The Gravity of the Affair: Part I

Welcome to Europa

Today was scheduled to be the release date for The Daedalus Incident, but since that’s been delayed, I’m pleased to introduce The Gravity of the Affair, a novella set in the Known Worlds setting shared by the novel.

The following is the start of the novella, and I’ll likely continue posting excerpts, in order, every so often between now and whenever Daedalus launches. Ultimately, I do have plans for this work, and I probably won’t post the entire thing. But since everyone’s been so awesome in supporting me while the Night Shade acquisition slogs along, I wanted to share something by way of thanks. Enjoy the read and, if you like it, be sure to tell others about it!

***

In Horatio Nelson’s opinion, there was very little to recommend the icy moon of Europa. Damnably cold and unsparingly bleak, the horrible little snowball was buffeted by terrible winds that drove ice and snow into every stitch of Nelson’s greatcoat as his ship plowed through its frigid seas. Even the sight of great Jupiter, a looming, Falstaffian presence in this part of the Known Worlds, was obscured by altogether too many shades of white and grey.

He would see Jupiter soon enough, however. That was enough to keep him warm for the time being. That…and knowing that he was well upon the trail of his quarry.

A young officer rushed up the two steps to the quarterdeck—or what passed for a quarterdeck on a ship as small as HMS Badger—and saluted Nelson. To be fair, the midshipman was but three years younger than Nelson. But it was Nelson who wore the braid upon his shoulder that signified his status. At the age of twenty, Nelson was master and commander of this ship, and of the ninety souls aboard.

“Report, Mr. Cruger,” Nelson said crisply.

George Cruger stood tall despite the gust of wind that sent icy spray into his face, though he kept his hand upon his tricorn hat to keep it from blowing overboard. “Lookouts report aurorae ahead, sir. No signs of other ships.”

Nelson nodded; it was news he well expected. He turned to the officer by his side, the Badger’s first—and only—lieutenant, Osbourne Edwards. “Mr. Edwards, rig for Void, if you please.”

“Aye, sir,” the lieutenant responded, a small smile creeping over his face. Normally, Edwards was a dour sort, perhaps naturally so, perhaps due to serving under an officer several years his junior. But the prospect of leaving Europa likely gave him no small satisfaction. Turning forward, he cupped his hands to his mouth and shouted: “All hands! Rig for Void-sailing! Ready the planes and ruddersail. Secure body lines!”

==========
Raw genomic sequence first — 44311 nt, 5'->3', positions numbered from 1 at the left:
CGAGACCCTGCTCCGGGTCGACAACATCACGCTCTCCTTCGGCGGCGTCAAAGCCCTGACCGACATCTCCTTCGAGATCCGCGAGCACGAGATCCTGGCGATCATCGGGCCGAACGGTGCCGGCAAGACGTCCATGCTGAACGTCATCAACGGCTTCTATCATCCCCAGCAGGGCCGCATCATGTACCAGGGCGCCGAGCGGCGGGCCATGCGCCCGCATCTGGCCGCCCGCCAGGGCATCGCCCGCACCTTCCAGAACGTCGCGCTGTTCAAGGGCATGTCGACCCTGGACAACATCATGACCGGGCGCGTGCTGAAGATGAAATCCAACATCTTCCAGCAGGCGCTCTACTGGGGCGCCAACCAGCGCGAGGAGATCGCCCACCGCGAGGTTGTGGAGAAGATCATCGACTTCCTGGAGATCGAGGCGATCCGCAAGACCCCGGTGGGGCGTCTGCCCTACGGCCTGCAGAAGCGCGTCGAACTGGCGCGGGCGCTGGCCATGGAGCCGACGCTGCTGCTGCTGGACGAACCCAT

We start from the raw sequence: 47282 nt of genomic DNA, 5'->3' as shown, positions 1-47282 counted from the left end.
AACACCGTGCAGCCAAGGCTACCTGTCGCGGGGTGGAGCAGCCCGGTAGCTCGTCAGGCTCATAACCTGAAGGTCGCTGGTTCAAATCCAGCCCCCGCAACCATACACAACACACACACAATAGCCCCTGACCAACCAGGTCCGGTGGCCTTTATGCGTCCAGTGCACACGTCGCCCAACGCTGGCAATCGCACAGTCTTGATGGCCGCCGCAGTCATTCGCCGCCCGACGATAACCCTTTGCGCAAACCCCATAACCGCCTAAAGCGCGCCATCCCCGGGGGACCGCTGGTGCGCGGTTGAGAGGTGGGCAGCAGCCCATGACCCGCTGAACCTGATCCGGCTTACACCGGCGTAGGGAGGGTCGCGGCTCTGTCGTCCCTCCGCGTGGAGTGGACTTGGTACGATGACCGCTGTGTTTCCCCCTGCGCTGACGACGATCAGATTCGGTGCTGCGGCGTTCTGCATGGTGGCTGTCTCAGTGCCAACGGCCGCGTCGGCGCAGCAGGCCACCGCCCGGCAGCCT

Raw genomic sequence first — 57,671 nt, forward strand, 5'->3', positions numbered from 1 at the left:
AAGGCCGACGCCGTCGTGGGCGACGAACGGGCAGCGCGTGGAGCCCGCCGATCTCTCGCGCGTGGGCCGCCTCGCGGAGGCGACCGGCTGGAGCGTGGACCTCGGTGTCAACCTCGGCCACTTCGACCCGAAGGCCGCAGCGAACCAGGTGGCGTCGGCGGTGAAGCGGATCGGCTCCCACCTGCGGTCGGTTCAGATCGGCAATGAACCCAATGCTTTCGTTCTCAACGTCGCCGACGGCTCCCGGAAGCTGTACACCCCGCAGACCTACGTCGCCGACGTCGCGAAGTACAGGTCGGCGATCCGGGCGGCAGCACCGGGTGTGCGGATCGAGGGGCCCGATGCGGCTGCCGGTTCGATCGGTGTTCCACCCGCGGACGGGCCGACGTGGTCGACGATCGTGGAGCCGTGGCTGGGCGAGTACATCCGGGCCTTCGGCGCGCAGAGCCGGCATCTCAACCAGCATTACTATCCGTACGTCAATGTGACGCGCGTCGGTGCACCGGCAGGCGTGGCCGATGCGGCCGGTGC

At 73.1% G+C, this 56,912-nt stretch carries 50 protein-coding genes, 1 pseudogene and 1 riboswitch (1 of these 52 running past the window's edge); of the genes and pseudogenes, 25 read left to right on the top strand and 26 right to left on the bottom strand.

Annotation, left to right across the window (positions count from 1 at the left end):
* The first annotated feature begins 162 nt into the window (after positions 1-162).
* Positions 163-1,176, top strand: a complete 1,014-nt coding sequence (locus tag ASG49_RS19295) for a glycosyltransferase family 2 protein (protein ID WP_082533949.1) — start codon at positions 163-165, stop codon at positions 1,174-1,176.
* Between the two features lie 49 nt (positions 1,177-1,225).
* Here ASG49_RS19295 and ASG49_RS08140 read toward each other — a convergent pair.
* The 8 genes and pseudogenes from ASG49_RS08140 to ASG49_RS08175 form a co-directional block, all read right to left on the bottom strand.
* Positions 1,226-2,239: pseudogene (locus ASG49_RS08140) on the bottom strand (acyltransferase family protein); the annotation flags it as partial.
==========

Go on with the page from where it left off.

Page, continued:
From the bowels of the ship, an unwashed horde of men clambered up ladders and scuttled onto the main deck. On either side of the ship, the men unwrapped several long spars and checked the canvas that connected them. Once done, four men stood upon each side, waiting for further word.

Likewise, behind Nelson a similar contraption of wood, canvas and metal was carefully unfolded and placed onto a bracket upon the aft railing. Other men began to climb the rigging attached to the Badger’s two masts to add extra rope to the ship’s main and fore sails.

And every man aboard, be he gunner, topsman or officer, secured a line around his waist. In Nelson’s case, this was done by his valet, Frank Lepee. The young Londoner, barely arrived at manhood, had tried to get his captain to try a more complicated body-line rig, one that looped over shoulders and around legs and, in Nelson’s opinion, came altogether too close to that which he would least like to see damaged. Nelson commended Lepee for his ingenuity, but opted for the traditional line around the waist.

“Entering the aurora!” came the call from the tops. Soon, the snow and sleet became intermingled with small motes of glowing light, the mixture growing denser the further Badger sailed north.

Then the ship lurched violently forward, and Nelson, feeling the body line dig into a stomach already beset with a slight nausea, wondered whether Lepee’s invention had merit after all.

Cruger, meanwhile, was peering over the starboard side. “We’re rising, Captain!”

Nelson turned and nodded to Edwards, who needed no further prompting before giving the order, “Planesails, now!”

On either side of the ship, the men heaved their bundles overboard, while two others pulled upon ropes from fore and aft, unfurling a new pair of sails. These were long and rectangular—running nearly the entire length of the ship—and secured amidships by metal hinges. Ropes at either end would allow the crew to position the sails appropriately, as Nelson commanded. For now, they remained parallel to the seas, which were receding rapidly.

“Keel is clear!” Cruger called.